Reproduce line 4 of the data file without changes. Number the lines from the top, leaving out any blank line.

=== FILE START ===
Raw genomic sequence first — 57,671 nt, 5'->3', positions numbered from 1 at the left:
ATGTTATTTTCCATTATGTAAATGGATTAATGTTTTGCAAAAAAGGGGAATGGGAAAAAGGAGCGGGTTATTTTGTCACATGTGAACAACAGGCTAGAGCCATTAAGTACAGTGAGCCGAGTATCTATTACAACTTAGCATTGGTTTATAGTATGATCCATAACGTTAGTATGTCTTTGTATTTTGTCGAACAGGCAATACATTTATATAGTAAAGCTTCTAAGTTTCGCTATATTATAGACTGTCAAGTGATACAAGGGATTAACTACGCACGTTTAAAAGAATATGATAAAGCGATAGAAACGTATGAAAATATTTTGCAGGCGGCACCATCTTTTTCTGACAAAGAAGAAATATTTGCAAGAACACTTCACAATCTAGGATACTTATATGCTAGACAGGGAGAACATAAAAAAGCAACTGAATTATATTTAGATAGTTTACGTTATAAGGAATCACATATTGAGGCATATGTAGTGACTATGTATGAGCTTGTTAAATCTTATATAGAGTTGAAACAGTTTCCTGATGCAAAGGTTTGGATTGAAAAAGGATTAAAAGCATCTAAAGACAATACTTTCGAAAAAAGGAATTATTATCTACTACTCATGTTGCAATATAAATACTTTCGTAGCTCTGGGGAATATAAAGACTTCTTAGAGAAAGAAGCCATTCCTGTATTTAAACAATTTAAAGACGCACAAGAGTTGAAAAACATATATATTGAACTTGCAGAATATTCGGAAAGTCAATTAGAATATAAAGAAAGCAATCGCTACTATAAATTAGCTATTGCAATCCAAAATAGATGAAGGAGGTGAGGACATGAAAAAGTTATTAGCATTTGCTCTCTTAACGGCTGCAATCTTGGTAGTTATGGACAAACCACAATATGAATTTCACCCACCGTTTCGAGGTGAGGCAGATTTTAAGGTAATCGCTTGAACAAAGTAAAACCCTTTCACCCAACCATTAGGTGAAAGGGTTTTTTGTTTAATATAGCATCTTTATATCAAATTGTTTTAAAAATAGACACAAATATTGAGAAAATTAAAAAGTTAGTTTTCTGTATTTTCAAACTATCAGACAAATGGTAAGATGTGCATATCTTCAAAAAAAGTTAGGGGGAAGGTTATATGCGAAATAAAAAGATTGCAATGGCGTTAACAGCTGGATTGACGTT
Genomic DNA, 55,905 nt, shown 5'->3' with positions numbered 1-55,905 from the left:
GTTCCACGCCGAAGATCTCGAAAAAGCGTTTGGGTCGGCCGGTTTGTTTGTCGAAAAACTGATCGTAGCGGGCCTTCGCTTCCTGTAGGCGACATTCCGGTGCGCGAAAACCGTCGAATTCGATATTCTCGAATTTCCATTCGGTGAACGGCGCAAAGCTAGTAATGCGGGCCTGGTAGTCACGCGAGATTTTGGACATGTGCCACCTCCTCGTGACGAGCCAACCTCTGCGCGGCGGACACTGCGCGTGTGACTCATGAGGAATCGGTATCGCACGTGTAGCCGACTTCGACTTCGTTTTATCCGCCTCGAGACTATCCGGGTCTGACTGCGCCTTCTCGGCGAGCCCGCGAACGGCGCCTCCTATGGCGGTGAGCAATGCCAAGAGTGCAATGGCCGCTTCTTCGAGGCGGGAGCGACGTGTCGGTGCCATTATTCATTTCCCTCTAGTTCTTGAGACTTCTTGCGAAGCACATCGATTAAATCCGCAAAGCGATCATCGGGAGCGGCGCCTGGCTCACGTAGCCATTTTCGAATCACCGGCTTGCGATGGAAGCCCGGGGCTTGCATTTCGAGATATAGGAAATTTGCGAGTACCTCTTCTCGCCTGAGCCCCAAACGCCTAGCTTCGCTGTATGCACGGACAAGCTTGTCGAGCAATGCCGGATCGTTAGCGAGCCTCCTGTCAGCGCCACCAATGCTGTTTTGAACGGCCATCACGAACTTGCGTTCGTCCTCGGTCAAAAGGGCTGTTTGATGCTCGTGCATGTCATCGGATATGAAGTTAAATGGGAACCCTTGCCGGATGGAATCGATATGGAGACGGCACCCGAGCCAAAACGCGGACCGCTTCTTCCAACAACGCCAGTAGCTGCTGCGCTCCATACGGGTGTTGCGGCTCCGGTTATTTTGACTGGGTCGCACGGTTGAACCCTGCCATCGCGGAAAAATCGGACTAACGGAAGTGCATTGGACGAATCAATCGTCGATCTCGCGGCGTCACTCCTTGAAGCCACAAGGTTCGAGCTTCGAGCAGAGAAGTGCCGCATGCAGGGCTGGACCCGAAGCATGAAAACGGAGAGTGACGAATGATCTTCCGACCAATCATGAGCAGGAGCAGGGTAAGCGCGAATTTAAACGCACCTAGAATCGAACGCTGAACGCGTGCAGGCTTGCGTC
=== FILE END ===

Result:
GTTCCACGCCGAAGATCTCGAAAAAGCGTTTGGGTCGGCCGGTTTGTTTGTCGAAAAACTGATCGTAGCGGGCCTTCGCTTCCTGTAGGCGACATTCCGGTGCGCGAAAACCGTCGAATTCGATATTCTCGAATTTCCATTCGGTGAACGGCGCAAAGCTAGTAATGCGGGCCTGGTAGTCACGCGAGATTTTGGACATGTGCCACCTCCTCGTGACGAGCCAACCTCTGCGCGGCGGACACTGCGCGTGTGACTCATGAGGAATCGGTATCGCACGTGTAGCCGACTTCGACTTCGTTTTATCCGCCTCGAGACTATCCGGGTCTGACTGCGCCTTCTCGGCGAGCCCGCGAACGGCGCCTCCTATGGCGGTGAGCAATGCCAAGAGTGCAATGGCCGCTTCTTCGAGGCGGGAGCGACGTGTCGGTGCCATTATTCATTTCCCTCTAGTTCTTGAGACTTCTTGCGAAGCACATCGATTAAATCCGCAAAGCGATCATCGGGAGCGGCGCCTGGCTCACGTAGCCATTTTCGAATCACCGGCTTGCGATGGAAGCCCGGGGCTTGCATTTCGAGATATAGGAAATTTGCGAGTACCTCTTCTCGCCTGAGCCCCAAACGCCTAGCTTCGCTGTATGCACGGACAAGCTTGTCGAGCAATGCCGGATCGTTAGCGAGCCTCCTGTCAGCGCCACCAATGCTGTTTTGAACGGCCATCACGAACTTGCGTTCGTCCTCGGTCAAAAGGGCTGTTTGATGCTCGTGCATGTCATCGGATATGAAGTTAAATGGGAACCCTTGCCGGATGGAATCGATATGGAGACGGCACCCGAGCCAAAACGCGGACCGCTTCTTCCAACAACGCCAGTAGCTGCTGCGCTCCATACGGGTGTTGCGGCTCCGGTTATTTTGACTGGGTCGCACGGTTGAACCCTGCCATCGCGGAAAAATCGGACTAACGGAAGTGCATTGGACGAATCAATCGTCGATCTCGCGGCGTCACTCCTTGAAGCCACAAGGTTCGAGCTTCGAGCAGAGAAGTGCCGCATGCAGGGCTGGACCCGAAGCATGAAAACGGAGAGTGACGAATGATCTTCCGACCAATCATGAGCAGGAGCAGGGTAAGCGCGAATTTAAACGCACCTAGAATCGAACGCTGAACGCGTGCAGGCTTGCGTC